The Ultimate Heroin Addiction Symptoms Checklist

If you’re a user of heroin, chances are you have an addiction. According to statistics from the National Survey on Drug Use and Health, around 669,000 Americans used heroin in 2012. Of those people, 467,000 met the Diagnostic and Statistical Manual of Mental Disorders criteria for dependence on or abuse of heroin.

However, if you’re still unsure, it can be helpful to learn about the most common heroin addiction symptoms. These are often tell-tale signs that you have a serious drug dependency.

If you do realize that you are a heroin addict, keep in mind that we are here to help. As a 24/7 resource, our specialists can be reached at 800-891-9360 any time you have a question regarding your drug abuse.

Short Term Effects

Heroin Addiction Symptoms

Heroin addiction can destroy your health.

Any time you inject, smoke, or snort heroin, you’ll often experience a number of immediate side effects. These can include:

  • Flushing of the skin and heaviness in the hands and feet
  • Euphoria paired with clouded thinking
  • Slowed breathing and a lower heart rate than normal
  • Switching between being wakeful and drowsy

However, since nearly every heroin user experiences these effects, they aren’t a good indicator if you are an addict or not.

Long Term Effects

A better way to determine if you have a serious heroin addiction problem is to consider the long term effects of heroin use. These take some time to develop, which would suggest that you have been using the drug regularly on a long term basis. The most common effects are:

  • Collapsed veins or abscesses
  • Chronic constipation and stomach pain
  • Kidney or liver problems
  • Infection of the lining and valves of the heart
  • Fertility issues, including miscarriage and low birth weight

If you take heroin and have any of these symptoms, there’s a good chance you are officially an addict.

You’re Closer to Recovery from Heroin Addiction than You Think

Withdrawal and Tolerance

Another key sign of being an addict is the development of increased tolerance and withdrawal symptoms. As you begin to use heroin regularly, your body gets used to having it in your system. Therefore, you will need more and more heroin to achieve the same high as before.

Since your body gets accustomed to having a constant supply of heroin, not taking heroin can also cause an adverse reaction. In serious cases, effects of withdrawal can begin just a few hours after your last dose of heroin. Some of these symptoms include:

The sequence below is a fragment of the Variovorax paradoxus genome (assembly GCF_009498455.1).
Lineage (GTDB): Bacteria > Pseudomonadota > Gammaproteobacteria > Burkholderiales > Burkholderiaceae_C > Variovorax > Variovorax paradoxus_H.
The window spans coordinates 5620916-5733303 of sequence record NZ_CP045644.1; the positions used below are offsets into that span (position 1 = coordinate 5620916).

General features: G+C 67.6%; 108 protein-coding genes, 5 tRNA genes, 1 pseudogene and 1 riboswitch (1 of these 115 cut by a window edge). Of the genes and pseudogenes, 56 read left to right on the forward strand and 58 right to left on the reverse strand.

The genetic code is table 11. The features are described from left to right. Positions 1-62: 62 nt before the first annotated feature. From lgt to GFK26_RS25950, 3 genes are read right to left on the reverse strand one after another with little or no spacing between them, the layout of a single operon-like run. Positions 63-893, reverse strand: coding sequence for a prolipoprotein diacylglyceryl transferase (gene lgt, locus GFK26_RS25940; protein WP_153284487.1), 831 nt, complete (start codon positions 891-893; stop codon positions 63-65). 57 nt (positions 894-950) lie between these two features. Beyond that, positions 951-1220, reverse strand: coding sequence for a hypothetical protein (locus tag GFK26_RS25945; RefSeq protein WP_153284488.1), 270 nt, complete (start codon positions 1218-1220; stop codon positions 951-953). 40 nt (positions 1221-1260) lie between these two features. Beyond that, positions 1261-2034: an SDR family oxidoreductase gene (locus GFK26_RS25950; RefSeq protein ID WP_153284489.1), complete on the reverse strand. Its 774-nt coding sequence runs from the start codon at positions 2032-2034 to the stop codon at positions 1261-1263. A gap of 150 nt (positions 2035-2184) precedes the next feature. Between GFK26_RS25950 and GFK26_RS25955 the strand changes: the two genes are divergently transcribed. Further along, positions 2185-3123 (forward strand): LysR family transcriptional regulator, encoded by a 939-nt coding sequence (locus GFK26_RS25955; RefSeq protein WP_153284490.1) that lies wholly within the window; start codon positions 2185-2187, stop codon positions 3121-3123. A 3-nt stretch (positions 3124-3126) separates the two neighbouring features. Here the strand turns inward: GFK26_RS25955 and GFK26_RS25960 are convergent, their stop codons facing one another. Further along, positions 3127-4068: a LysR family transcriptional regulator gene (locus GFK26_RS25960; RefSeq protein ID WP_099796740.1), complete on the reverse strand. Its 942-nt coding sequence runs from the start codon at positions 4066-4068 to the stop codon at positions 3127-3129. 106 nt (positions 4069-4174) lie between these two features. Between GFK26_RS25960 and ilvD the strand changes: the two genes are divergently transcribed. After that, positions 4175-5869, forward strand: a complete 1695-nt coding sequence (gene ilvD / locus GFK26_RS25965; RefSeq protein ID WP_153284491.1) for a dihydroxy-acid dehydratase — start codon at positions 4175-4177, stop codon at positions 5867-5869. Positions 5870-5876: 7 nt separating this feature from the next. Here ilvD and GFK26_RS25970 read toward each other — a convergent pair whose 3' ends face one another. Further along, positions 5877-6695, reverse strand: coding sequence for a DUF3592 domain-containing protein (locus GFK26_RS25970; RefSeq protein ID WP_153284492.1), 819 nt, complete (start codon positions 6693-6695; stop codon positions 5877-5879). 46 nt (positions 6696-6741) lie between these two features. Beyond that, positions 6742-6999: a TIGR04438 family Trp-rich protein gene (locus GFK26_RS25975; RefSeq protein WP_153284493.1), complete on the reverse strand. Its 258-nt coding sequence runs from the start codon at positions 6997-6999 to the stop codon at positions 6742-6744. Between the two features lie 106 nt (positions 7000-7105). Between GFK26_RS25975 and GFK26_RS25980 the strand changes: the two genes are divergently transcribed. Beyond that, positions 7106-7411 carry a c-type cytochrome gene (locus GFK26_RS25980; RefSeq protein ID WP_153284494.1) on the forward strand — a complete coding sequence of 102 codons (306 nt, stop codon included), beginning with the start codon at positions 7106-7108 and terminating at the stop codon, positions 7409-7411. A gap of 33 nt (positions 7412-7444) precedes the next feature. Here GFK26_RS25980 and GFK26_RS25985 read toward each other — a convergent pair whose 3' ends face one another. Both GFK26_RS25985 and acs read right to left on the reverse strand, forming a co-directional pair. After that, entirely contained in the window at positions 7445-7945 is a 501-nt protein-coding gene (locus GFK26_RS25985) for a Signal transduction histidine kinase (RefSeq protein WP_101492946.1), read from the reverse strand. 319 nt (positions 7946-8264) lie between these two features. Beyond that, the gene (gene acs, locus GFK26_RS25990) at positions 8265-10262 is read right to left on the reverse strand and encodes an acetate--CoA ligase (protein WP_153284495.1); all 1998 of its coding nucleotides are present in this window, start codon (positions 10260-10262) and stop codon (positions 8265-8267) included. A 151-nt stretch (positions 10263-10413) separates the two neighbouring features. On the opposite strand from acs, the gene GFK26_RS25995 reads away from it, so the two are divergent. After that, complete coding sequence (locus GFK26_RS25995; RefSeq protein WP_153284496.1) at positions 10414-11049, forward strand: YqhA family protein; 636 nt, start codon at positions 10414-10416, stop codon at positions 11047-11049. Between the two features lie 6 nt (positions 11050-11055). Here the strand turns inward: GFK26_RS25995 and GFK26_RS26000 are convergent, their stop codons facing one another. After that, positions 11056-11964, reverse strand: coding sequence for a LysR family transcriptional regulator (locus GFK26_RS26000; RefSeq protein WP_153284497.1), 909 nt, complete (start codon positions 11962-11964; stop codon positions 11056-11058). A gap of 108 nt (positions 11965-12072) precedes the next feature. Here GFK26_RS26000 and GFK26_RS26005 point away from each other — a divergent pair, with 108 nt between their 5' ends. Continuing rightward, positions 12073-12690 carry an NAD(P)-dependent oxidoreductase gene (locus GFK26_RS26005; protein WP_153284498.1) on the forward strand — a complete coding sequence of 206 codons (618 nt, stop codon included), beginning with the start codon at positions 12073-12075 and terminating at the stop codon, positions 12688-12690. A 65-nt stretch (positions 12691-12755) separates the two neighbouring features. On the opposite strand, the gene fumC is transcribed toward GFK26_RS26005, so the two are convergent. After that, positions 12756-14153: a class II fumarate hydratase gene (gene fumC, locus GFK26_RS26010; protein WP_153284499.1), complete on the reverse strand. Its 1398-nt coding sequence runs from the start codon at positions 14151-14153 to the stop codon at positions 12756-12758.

• Having problems sleeping
  • Nausea, vomiting, and diarrhea
  • Cold flashes
  • Bone pain
  • Restlessness
  • Extreme cravings

Usually, these symptoms are at their peak 48 to 72 hours after the last time you took heroin. While the symptoms should cease after about a week, in some people the symptoms drag on for months.

How to Recognize the Need for Treatment

If you are experiencing any of the above symptoms, it is probably time to see a doctor for treatment options. However, if these warning signs aren’t enough, consider the rest of your behavior.

Heroin is an expensive hobby. If you are truly addicted, chances are that you need to spend up to $200 a day to maintain the habit. If you find yourself spending anywhere close to this amount, you need to seriously consider treatment.

Additionally, using too much heroin can begin to affect your personal life. You might struggle to make it to work on a regular basis, causing you to lose your job and suffer financial hardship. Additionally, your addiction might cause you to lie, cheat, or steal in order to fuel your heroin appetite.

This destructive behavior can wreck relationships and alienate you from friends and family. It is a clear sign that you need help before it is too late.

Luckily, if you do find yourself suffering from some of the problems listed in this article, there is hope. Heroin addiction treatment is within reach if you give our hotline a call at 800-891-9360. We can help you find clinics and doctors in your area so that you can put drugs behind you once and for all.

References:

https://www.drugabuse.gov/publications/research-reports/heroin/scope-heroin-use-in-united-states

https://www.drugabuse.gov/drugs-abuse/commonly-abused-drugs-charts#heroin

https://prevention.gwu.edu/heroin

http://www.cesar.umd.edu/cesar/drugs/heroin.asp